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“I never found a halter that fit onto the tail end of a horse…”

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We’ve said goodbye to January, and it’s been a good three weeks since I wrote my first blog for Eclectic Horseman. There is more daylight every day now, which is a delight in so many ways. Every Estonian I speak to says there might still be a chance for snow this winter. Nevertheless January has been mild to say the least.

Work has intensified. I currently have 12 unhandled colts in for halterbreaking and gentling, from yearlings to 4-year-olds. Some of the older ones are here for starting as well. I was going to write that I’ve now more or less settled into a daily routine that is efficient, but that’d be a lie. Efficient isn’t the right word, though a part of me would very much like to use it.

So here’s the thing: I am quite sure that everyone who works multiple horses a day wants to be efficient with their time. You want to save your energy. Twelve horses is a lot for me. On the best of days I get to work nine of them.

Yet as soon as I start thinking about being “efficient” things kind of go south. I can be efficient when it comes to getting chores done, about having things in order. But these horses don’t care too much about me being efficient. (They don’t really care about me at all of course; they’d rather just be out there eating some and playing some, and getting on with life as they’ve known it.) They surely aren’t interested in being around the version of me that wants to be efficient, because that version of me also loses patience, loses feel, and is in an incessant internal dialogue with her ego. Not all that fun. I don’t want to be around that version of me all that much either.

I think most of you can guess that I’m working from a pretty remote place, and spend most of the day by myself. I’m on an island, for starters. The dust road leading up to the farm is about 6 kilometres long. No complaints here, I have nowhere to be apart from here – I love the more solitary life and am pretty good at it (though I have to admit I’m on the lookout for a good dog companion). It’s in the silence that we most clearly hear our thoughts though, and they’re not always what we would like them to be.

So, this is what I’ve been working on – mostly within myself: I’m trying to get the picture right before stepping foot into the barn in the morning. I’m working on easing off ON time. On taking fresh starts instead of messing up what I had, but knowing what it is that I’m looking for. On calling it a day on time, so I don’t get into situations where I missed the green light the first time, and now have to stay at it till late because it’s going to take a while until that permission shows up again.

I find myself turning to Tom Dorrance’s True Unity when looking for advice on the littlest ones. They are already slightly less little then I would like them to be, and squirmier than would be ideal. There’s a line in that book that has been helping me out these last couple of weeks, and seemed to jump out from the pages. He says: “I try to leave them with the feeling that they are always welcome.”

Wow, good gracious is that hard when you feel you have a job to do. I don’t want to get them into sink-or-swim situations, I don’t want to flood them, but I do want them to feel that I’m sure, without being ambush-y. If anything is applicable here from the many things I learned from Mindy Bower, it’s not to tip-toe around the issue. Mindy would call me out on mandy-pandying, which I always thought was quite funny given my name, but I did learn from it – or at least I know sooner now when I’m doing it. (We’re very good at mandy-pandying in Europe.)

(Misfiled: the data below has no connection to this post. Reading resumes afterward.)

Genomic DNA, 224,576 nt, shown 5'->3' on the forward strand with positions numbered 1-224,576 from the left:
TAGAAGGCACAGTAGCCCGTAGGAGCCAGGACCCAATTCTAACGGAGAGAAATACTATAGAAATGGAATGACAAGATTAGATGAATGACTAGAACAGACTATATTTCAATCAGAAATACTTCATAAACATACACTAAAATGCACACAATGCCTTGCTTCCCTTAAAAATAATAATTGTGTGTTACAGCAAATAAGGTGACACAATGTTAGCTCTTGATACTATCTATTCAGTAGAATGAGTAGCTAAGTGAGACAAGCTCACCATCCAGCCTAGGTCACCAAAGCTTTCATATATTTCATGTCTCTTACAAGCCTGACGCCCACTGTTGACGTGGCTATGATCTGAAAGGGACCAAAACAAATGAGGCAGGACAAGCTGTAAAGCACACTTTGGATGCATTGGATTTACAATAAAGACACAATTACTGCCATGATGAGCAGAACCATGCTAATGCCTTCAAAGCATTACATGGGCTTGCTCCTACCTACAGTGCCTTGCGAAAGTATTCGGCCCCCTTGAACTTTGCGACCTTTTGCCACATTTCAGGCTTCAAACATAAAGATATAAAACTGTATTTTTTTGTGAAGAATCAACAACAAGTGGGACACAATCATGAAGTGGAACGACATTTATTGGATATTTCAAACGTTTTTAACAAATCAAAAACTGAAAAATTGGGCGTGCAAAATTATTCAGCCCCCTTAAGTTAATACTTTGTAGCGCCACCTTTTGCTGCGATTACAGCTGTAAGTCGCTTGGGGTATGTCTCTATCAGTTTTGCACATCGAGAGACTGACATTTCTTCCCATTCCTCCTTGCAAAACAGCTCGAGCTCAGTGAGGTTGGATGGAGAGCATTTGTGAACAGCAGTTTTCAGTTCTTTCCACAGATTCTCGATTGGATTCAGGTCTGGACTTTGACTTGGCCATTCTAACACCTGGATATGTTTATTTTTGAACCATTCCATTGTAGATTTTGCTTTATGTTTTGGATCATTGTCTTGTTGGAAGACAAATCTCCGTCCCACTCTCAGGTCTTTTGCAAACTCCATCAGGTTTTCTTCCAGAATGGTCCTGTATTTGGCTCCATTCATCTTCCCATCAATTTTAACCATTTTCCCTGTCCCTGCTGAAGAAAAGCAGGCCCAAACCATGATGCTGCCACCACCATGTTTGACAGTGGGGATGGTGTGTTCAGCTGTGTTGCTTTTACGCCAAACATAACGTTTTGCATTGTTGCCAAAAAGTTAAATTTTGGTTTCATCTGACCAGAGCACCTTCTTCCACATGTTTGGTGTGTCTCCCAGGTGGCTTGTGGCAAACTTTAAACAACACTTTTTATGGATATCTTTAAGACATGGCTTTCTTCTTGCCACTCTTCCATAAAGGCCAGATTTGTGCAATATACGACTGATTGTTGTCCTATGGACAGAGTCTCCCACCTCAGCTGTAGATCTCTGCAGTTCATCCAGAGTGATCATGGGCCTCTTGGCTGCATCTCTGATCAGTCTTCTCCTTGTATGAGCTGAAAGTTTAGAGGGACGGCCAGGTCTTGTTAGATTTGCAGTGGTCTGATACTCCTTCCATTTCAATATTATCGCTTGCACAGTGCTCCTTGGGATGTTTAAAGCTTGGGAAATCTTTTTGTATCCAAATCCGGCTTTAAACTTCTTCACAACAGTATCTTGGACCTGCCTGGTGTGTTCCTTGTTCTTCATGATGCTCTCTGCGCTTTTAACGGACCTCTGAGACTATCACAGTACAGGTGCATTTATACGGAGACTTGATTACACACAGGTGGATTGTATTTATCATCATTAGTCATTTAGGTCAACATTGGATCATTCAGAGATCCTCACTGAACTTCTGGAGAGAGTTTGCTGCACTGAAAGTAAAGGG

If I’ve been tiptoeing around one issue in particular it is that the colts allow me to rub them on the forehead, between their eyes, while being in their binocular vision. Being so intent on being able to get near them at all, I’ve been quite happy starting out at their wither and slowly working my way towards their head, around their ears, eyes, and so on. Some of them haven’t been very defensive at all about their heads, and those have not made a big deal of the haltering. Others, though, I‘ve cut quite some slack as they were so skittish in the beginning; I thought that giving them more time would help them. And it did. A couple of them really blossomed in terms of their curiosity coming out, and got really soft in their leading up and groundwork on the lass rope. The more I, however, allowed them to put me in one eye or switch very fast, even just an inch, while approaching them from the front, the more I unknowingly built in a brace. I’ve been scratching my head a good couple of nights this week, and then it was a simple Ray Hunt statement (“I never found a halter that fit onto the tail end of a horse”) that kind of unveiled to me what I’d been doing: I had been tiptoeing around the issue, and the issue was not going to just go away.

SO, big learning for me. I will remember the time it took to fixing this the last couple of days for a long time. We take too much for granted with our older horses. Being allowed to rub them on the forehead is a privilege, but it’s important. I won’t ever take that for granted anymore.

So, until next blog, and greetings from Estonia, where the colts are having fun outfoxing me a little bit less every day!



Pardon the interruption...

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Mandy Jam
Mandy Jam is a Dutch national, nomad, and avid horsemanship student. Her pursuit to learn and better her horsemanship has led her to various countries in Europe and to the United States in 2018 and '19, to study under Mindy Bower. She is currently starting young horses on on Hiiumaa, one of Estonia's biggest islands off the Baltic coast.